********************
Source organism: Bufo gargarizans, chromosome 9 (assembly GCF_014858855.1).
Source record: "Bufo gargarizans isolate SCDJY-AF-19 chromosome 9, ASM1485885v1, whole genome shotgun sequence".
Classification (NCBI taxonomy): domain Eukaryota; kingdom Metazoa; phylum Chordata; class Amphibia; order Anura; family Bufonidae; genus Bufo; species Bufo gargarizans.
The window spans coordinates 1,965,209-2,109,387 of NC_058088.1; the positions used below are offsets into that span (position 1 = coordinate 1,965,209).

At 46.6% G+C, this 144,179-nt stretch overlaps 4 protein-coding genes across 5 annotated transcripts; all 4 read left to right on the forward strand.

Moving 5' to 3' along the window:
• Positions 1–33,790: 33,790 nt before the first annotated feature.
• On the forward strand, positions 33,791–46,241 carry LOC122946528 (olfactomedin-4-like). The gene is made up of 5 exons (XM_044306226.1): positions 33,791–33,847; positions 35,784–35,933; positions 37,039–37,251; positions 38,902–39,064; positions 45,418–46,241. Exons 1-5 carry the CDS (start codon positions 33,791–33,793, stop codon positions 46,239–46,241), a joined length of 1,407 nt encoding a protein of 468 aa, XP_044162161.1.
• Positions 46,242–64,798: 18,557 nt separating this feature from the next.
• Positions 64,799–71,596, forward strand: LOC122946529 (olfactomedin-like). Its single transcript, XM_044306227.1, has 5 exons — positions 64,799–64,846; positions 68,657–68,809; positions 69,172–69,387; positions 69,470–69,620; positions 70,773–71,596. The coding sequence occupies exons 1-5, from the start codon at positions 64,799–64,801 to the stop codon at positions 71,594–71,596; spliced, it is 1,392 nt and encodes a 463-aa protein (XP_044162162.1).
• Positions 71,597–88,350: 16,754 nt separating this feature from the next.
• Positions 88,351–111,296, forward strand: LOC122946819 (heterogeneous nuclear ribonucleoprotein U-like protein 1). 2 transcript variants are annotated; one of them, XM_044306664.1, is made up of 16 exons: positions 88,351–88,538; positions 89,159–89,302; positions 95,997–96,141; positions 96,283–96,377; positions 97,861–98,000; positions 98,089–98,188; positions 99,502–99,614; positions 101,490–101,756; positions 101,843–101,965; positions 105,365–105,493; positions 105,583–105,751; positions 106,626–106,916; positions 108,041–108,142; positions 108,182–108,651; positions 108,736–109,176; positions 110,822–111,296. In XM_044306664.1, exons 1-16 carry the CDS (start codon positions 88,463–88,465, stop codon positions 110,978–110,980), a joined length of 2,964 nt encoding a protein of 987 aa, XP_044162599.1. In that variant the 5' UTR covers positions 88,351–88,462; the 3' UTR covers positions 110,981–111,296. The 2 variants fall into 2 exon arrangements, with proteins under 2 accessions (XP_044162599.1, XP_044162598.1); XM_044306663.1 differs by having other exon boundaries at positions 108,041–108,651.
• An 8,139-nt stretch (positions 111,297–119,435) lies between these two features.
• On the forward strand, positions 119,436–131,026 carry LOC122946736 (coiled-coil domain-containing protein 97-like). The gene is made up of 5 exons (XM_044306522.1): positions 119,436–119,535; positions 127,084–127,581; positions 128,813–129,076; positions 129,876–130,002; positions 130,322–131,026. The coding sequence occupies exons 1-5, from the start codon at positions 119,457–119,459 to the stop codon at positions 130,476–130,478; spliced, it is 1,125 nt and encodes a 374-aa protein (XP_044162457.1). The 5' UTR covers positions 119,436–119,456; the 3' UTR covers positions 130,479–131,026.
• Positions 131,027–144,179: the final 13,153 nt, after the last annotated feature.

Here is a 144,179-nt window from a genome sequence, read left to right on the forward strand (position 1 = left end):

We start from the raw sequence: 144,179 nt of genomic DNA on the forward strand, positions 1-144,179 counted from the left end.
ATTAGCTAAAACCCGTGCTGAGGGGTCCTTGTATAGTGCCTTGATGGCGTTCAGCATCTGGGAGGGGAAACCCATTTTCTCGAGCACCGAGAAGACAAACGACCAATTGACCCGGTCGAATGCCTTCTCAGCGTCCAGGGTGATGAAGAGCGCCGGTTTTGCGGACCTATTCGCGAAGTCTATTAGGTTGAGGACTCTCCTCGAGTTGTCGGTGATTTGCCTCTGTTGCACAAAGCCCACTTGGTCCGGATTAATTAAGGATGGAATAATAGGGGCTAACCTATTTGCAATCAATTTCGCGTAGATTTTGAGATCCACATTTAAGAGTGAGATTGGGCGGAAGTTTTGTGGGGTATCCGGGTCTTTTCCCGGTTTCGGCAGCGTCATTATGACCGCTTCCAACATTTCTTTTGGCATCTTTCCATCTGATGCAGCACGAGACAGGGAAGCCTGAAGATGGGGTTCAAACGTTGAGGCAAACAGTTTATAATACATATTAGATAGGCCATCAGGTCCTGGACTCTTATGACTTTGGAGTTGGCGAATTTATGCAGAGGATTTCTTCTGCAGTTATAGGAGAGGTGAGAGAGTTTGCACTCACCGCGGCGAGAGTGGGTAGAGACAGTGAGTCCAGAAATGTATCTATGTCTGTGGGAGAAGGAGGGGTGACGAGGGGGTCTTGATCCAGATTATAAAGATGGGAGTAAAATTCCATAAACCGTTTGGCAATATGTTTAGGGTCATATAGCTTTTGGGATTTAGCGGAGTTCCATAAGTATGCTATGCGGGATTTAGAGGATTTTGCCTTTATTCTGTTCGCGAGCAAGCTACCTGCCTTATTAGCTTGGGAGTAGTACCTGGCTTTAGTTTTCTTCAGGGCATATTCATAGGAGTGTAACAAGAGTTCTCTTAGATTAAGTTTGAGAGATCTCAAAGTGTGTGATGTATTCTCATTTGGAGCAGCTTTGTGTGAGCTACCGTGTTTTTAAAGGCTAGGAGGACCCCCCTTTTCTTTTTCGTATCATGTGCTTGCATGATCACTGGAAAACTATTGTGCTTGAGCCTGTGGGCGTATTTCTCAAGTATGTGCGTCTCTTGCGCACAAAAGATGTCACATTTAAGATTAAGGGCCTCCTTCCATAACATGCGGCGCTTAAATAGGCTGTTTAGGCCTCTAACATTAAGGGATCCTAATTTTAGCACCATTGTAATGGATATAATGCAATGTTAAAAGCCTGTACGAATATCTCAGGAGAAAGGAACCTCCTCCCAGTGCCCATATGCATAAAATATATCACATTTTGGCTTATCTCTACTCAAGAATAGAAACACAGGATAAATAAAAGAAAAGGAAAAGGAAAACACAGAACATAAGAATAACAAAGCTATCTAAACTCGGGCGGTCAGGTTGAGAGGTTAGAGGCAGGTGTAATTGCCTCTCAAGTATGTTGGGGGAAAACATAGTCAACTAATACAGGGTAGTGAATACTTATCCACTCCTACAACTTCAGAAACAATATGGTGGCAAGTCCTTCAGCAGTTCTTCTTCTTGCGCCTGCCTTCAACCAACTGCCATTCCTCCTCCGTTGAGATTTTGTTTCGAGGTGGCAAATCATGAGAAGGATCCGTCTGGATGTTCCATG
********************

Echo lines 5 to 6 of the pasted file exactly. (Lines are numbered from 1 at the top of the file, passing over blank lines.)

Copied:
At 46.6% G+C, this 144,179-nt stretch overlaps 4 protein-coding genes across 5 annotated transcripts; all 4 read left to right on the forward strand.

Moving 5' to 3' along the window: